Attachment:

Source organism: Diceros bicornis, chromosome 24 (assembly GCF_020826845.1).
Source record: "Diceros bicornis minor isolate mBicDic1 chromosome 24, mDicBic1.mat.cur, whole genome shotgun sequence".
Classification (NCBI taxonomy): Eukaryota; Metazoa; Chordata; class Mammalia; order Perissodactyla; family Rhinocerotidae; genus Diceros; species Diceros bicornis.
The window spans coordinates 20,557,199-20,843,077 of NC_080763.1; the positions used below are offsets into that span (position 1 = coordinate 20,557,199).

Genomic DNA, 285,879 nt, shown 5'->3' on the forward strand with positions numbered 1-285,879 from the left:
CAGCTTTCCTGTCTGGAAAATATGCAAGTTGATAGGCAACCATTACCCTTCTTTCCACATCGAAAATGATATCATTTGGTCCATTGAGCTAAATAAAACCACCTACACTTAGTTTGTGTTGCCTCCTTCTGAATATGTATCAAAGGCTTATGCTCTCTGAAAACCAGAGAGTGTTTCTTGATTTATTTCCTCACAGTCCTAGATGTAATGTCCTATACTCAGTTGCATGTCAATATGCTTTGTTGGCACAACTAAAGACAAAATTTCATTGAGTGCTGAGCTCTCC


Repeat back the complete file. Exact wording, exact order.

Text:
Source organism: Diceros bicornis, chromosome 24 (assembly GCF_020826845.1).
Source record: "Diceros bicornis minor isolate mBicDic1 chromosome 24, mDicBic1.mat.cur, whole genome shotgun sequence".
Classification (NCBI taxonomy): Eukaryota; Metazoa; Chordata; class Mammalia; order Perissodactyla; family Rhinocerotidae; genus Diceros; species Diceros bicornis.
The window spans coordinates 20,557,199-20,843,077 of NC_080763.1; the positions used below are offsets into that span (position 1 = coordinate 20,557,199).

Genomic DNA, 285,879 nt, shown 5'->3' on the forward strand with positions numbered 1-285,879 from the left:
CAGCTTTCCTGTCTGGAAAATATGCAAGTTGATAGGCAACCATTACCCTTCTTTCCACATCGAAAATGATATCATTTGGTCCATTGAGCTAAATAAAACCACCTACACTTAGTTTGTGTTGCCTCCTTCTGAATATGTATCAAAGGCTTATGCTCTCTGAAAACCAGAGAGTGTTTCTTGATTTATTTCCTCACAGTCCTAGATGTAATGTCCTATACTCAGTTGCATGTCAATATGCTTTGTTGGCACAACTAAAGACAAAATTTCATTGAGTGCTGAGCTCTCC